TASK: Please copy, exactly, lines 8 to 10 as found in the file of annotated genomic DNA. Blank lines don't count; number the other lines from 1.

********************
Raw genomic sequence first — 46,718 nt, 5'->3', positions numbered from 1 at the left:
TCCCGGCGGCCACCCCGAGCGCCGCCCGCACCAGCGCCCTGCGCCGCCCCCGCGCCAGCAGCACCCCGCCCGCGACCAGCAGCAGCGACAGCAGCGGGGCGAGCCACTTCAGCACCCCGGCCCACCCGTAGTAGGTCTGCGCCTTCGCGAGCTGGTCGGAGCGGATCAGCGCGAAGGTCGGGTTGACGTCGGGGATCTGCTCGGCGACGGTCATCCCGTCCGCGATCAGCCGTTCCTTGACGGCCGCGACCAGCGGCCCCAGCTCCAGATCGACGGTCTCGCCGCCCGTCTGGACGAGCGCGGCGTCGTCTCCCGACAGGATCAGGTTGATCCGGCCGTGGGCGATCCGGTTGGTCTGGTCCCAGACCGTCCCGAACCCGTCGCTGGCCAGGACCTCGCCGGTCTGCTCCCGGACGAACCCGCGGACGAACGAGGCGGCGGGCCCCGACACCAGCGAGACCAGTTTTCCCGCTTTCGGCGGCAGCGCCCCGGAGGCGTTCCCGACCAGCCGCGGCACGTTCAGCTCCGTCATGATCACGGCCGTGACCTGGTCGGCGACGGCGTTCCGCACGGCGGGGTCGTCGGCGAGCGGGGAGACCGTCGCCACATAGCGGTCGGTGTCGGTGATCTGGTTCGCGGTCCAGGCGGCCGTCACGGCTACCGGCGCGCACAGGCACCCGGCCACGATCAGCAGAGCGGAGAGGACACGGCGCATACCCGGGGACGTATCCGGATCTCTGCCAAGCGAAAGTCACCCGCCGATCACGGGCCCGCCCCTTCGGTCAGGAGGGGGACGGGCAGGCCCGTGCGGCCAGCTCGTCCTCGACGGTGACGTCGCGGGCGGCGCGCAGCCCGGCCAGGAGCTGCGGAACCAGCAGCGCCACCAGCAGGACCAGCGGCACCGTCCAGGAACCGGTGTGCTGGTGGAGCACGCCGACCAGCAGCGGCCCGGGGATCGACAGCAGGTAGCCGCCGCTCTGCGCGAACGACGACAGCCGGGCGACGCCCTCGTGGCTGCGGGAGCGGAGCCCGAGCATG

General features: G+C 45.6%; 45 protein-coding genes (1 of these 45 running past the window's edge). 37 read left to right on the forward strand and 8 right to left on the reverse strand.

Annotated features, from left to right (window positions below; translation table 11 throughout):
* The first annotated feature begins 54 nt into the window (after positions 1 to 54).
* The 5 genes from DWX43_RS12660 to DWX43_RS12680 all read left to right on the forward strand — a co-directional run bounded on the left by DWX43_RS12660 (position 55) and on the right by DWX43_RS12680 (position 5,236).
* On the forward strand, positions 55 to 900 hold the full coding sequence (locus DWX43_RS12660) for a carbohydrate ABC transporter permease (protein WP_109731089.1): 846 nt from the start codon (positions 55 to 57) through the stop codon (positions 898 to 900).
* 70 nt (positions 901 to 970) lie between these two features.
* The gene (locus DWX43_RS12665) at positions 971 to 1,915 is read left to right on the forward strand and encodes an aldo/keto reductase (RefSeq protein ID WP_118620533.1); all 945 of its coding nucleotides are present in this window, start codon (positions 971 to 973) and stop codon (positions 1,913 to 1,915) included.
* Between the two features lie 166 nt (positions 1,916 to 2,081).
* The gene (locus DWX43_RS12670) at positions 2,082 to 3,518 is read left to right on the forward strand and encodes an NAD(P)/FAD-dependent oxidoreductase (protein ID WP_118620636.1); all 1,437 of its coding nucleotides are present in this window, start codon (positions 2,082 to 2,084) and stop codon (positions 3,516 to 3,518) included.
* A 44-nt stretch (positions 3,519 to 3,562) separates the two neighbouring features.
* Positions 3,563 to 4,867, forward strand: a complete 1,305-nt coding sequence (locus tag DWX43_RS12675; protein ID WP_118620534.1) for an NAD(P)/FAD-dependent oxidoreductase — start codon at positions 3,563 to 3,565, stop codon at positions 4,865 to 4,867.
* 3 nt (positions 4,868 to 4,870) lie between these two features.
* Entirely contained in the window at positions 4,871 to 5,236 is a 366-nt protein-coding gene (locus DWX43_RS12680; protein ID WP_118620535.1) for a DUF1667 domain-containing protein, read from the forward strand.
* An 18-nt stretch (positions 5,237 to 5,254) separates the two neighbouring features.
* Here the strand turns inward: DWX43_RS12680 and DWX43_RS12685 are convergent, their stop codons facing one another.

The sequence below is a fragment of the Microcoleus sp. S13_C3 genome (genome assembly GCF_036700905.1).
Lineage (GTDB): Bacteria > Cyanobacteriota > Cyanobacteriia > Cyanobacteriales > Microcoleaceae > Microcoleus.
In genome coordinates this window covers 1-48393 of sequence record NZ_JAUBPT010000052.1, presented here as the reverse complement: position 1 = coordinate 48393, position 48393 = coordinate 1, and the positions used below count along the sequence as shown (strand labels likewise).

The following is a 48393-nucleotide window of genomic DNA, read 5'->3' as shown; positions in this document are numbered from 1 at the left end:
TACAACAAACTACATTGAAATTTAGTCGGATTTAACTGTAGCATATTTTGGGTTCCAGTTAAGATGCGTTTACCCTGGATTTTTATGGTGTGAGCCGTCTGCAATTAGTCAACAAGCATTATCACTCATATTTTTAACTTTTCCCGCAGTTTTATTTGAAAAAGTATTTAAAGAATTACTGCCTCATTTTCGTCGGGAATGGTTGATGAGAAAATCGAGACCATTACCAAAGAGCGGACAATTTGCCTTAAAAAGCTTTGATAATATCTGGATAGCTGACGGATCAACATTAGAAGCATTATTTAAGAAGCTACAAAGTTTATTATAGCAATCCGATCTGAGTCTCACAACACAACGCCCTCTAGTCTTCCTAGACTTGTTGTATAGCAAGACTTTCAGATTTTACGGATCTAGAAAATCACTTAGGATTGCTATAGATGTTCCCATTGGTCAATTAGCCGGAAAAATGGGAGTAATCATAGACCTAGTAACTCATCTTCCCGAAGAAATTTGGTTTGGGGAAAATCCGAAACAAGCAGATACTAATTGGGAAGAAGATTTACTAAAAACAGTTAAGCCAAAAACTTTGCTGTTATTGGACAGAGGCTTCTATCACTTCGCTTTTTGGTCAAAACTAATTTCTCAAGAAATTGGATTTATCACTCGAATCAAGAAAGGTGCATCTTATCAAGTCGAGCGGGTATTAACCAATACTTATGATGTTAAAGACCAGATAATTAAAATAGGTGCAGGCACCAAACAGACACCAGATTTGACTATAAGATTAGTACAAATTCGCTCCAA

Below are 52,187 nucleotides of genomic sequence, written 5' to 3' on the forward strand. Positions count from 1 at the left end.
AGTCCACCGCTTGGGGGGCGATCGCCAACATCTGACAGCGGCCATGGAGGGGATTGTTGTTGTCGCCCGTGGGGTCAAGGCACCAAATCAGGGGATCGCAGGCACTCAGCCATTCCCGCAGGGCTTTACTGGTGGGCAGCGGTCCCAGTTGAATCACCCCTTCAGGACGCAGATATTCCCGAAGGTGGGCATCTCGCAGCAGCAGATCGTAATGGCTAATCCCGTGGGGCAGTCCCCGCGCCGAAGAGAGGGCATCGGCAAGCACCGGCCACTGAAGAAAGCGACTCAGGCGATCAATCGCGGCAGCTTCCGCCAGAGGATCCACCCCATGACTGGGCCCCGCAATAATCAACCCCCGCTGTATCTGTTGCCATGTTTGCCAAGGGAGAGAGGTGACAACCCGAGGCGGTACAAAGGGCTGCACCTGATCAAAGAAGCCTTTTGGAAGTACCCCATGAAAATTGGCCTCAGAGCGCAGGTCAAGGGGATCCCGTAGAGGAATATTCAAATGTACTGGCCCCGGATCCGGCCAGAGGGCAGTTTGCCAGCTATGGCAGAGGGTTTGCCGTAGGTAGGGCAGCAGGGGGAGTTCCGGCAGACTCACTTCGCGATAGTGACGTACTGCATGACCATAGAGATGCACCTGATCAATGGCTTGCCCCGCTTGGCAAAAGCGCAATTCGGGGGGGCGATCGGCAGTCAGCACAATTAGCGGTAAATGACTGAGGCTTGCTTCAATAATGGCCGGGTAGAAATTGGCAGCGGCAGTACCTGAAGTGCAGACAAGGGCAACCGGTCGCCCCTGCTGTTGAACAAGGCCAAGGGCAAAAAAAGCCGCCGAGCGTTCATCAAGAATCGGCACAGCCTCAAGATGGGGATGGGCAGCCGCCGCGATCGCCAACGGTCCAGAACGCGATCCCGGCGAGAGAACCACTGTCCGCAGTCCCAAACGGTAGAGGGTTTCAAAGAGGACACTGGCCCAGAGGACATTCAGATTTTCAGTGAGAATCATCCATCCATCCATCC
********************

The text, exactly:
* 70 nt (positions 901 to 970) lie between these two features.
* The gene (locus DWX43_RS12665) at positions 971 to 1,915 is read left to right on the forward strand and encodes an aldo/keto reductase (RefSeq protein ID WP_118620533.1); all 945 of its coding nucleotides are present in this window, start codon (positions 971 to 973) and stop codon (positions 1,913 to 1,915) included.
* Between the two features lie 166 nt (positions 1,916 to 2,081).